Dr. Hunter, I was wondering from what empirical basis do they infer horizontal gene transfer, to the extent that they do in evolutionary biology, and found this: Horizontal gene transfer(HGT) Excerpt: Horizontal gene transfer was first described in Japan in a 1959 publication that demonstrated the transfer of antibiotic resistance between different species of bacteria.[1][2] In the mid-1980s, Syvanen [3] predicted that lateral gene transfer existed, had biological significance, and was involved in shaping evolutionary history from the beginning of life on Earth. As Jain, Rivera and Lake (1999) put it: "Increasingly, studies of genes and genomes are indicating that considerable horizontal transfer has occurred between prokaryotes." [4] (see also Lake and Rivera, 2007).[5] http://en.wikipedia.org/wiki/Horizontal_gene_transfer Thus Dr. Hunter they went from hard evidence for bacteria sharing information for antibiotic resistance, To pure speculation that HGT occurs on a large scale between everything else on earth, just so as to have a way of explaining (a just so story) why the same exact genes are in completely unrelated animals and plants?,,, Shoot antibiotic resistance is not even proof of evolution in the first place: List Of Degraded Molecular Abilities Of Antibiotic Resistant Bacteria: http://www.trueorigin.org/bacteria01.asp I thought they would at least have a little something more than just shared information for antibiotic resistance (which is accomplished by a known mechanism involving plasmids and bacteriophages) to back up their claim of widespread HGT. yet they do not even have a mechanism for the extraordinary extrapolation they are making to the genomes of higher organisms. I was a bit surprised, But then again this is not science is it? Instead of science this is the religion of materialism that we are dealing with is it not? further note: Microbial genomes multiply Excerpt: Horizontal transfers are ordinarily discovered during the construction of a phylogenetic tree of an individual protein. When two sequences from otherwise distantly related organisms are found to be more similar to each other than pairs of sequences from known closer relatives, horizontal gene transfer is suspected. In the new world of genomics, however, the list of potential horizontal transfers is more often compiled during database comparisons of newly found ORFs. If a match score for a protein in a distantly related organism is higher than that for the protein from a nearer relative, transfer is automatically presumed. The method has its weaknesses, however, as detailed in ref. 9. Also of note,,,Mechanisms for horizontal exchange in the prokaryotic world are well known. Bacterial viruses (bacteriophages) can move genes from one species of bacterium to another by the process of transduction, whereas the more direct movement of naked DNA by transformation commonly involves plasmids. http://www.nature.com/nature/journal/v416/n6882/pdf/416697a.pdf Maybe evolutionists would like to explain this little wonder: The Virus (Bacteriophage) - Assembly Of A Molecular Machine - video http://www.metacafe.com/watch/4023122 ------------- But how do they get from a bacteriophage transferring information in bacteria to this? Kangaroo genes close to humans Excerpt: Australia's kangaroos are genetically similar to humans,,, "There are a few differences, we have a few more of this, a few less of that, but they are the same genes and a lot of them are in the same order," ,,,"We thought they'd be completely scrambled, but they're not. There is great chunks of the human genome which is sitting right there in the kangaroo genome," http://www.reuters.com/article/science%20News/idUSTRE4AH1P020081118 bornagain77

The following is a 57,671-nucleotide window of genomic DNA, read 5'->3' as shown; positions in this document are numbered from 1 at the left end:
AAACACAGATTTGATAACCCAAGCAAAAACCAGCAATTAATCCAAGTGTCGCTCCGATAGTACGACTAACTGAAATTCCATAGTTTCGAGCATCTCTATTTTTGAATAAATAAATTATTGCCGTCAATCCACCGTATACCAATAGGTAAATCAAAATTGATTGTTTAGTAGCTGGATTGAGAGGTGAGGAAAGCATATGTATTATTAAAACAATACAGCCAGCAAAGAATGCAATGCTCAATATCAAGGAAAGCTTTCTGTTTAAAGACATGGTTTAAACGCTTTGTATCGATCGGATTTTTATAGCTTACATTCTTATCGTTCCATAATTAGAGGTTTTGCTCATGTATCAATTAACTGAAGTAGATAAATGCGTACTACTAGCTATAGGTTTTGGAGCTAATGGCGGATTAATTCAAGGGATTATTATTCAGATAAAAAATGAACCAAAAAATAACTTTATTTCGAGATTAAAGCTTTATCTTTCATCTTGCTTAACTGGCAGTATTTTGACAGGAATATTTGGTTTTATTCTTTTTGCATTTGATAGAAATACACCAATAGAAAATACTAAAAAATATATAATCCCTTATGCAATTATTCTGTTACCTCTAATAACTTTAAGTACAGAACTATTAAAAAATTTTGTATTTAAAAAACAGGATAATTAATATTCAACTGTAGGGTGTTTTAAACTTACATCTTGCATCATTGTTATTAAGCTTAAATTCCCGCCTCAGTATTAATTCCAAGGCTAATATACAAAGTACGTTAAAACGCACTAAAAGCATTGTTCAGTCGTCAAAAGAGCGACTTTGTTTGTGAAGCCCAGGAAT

Horizontal code transfer between different operating systems or compilers also happens, as developers share their codes. But code sharing will not by itself result in much progress. At some point someone has to be creative. Granville Sewell